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Code of the Street:
As sociologist Elijah Anderson shows in the detailed and devastating Code of the Street, the senseless crime in the inner city represents a complex, though ultimately self-defeating, set of social mores. These mores, called "codes," stress a hyperinflated sense of manhood through verbal boasts, drug selling, sexual prowess, and--ultimately--violence and death. "At the heart of the code is the issue of respect," Anderson writes, "loosely defined as being treated 'right' or being granted one's 'props' (or proper due) or the deference one deserves." Anderson reveals a world where unemployment is rampant, teenage pregnancy is common, and social and educational achievement is viewed as "acting white." Although Anderson states that racism is a major factor for this condition, he notes that this type of behavior is further exacerbated by modern economic and political forces, and that it has existed as far back as ancient Rome.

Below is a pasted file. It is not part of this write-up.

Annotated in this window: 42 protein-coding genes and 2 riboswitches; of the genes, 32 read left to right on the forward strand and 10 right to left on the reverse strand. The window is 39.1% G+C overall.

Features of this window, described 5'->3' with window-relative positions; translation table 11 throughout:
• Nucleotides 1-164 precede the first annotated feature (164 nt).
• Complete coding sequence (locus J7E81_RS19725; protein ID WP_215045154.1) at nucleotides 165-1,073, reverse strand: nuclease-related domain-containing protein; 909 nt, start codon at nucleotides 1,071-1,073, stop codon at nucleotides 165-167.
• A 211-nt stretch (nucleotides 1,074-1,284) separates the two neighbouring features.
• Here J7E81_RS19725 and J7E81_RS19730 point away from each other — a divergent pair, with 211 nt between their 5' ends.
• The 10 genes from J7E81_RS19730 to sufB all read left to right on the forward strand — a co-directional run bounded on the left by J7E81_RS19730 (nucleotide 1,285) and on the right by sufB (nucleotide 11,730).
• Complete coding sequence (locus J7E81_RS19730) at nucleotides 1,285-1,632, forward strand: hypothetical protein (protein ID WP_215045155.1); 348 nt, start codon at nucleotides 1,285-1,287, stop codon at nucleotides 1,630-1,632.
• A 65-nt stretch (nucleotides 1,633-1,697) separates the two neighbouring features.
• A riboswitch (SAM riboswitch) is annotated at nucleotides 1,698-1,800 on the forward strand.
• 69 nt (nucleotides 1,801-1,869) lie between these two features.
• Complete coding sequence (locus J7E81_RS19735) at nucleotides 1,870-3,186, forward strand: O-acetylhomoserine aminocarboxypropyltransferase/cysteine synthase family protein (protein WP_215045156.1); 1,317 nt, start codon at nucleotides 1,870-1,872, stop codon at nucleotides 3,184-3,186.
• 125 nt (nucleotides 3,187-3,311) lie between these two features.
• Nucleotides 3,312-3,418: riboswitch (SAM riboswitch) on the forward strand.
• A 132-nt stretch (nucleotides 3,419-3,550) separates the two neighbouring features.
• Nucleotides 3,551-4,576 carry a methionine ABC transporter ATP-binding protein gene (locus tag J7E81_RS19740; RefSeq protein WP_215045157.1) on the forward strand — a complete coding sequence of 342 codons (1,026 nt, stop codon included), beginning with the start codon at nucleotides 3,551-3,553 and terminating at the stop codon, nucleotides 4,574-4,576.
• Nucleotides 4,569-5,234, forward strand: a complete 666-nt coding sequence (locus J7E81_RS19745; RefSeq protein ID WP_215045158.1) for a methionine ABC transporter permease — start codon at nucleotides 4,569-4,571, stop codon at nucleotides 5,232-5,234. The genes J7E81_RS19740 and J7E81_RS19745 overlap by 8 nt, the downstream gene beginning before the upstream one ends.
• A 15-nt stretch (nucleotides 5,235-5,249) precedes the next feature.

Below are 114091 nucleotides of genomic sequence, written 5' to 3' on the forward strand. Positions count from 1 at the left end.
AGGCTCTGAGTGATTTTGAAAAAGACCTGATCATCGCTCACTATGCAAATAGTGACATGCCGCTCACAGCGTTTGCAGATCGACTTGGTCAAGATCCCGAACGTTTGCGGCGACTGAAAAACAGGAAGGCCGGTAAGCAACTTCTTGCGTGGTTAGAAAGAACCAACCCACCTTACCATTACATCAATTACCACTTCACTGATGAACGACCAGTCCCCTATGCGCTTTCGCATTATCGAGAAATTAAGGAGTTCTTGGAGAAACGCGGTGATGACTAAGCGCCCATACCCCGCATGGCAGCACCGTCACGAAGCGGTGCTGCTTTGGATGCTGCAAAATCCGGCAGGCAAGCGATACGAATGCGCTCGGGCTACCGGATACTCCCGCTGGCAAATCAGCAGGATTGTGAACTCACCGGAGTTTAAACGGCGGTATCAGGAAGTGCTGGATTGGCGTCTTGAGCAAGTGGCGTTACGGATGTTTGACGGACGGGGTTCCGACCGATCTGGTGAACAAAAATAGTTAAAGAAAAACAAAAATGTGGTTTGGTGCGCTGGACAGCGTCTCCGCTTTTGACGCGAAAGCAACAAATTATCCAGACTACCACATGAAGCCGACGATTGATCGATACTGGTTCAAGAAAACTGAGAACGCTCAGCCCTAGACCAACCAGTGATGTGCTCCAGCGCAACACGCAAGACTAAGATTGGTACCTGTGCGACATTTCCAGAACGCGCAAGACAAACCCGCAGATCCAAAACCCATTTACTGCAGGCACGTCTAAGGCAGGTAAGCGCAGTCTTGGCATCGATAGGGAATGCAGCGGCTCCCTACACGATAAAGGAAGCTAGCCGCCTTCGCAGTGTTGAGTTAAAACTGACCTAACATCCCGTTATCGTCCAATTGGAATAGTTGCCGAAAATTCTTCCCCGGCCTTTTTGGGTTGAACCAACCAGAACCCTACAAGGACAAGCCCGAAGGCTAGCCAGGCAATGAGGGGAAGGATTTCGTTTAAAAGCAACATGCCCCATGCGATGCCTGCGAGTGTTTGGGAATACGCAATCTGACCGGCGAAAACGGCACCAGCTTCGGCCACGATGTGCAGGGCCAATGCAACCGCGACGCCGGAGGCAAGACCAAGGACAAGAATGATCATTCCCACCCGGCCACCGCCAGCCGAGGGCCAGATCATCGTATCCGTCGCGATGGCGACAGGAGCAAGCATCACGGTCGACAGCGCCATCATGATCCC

As an African American himself, Anderson moves through the middle- and lower-class Philadelphia neighborhoods with ease, interviewing a variety of subjects, all of whom deal daily with consequences of urban decay--from the high-achieving young woman who had to reject her poorer relatives to better herself, to the former delinquent who tries to go straight after returning from prison. For Anderson, these are the true heroes of Code of the Street: people who overcome the temptations of the streets to help create a better space for the next generation. --Eugene Holley Jr. [via]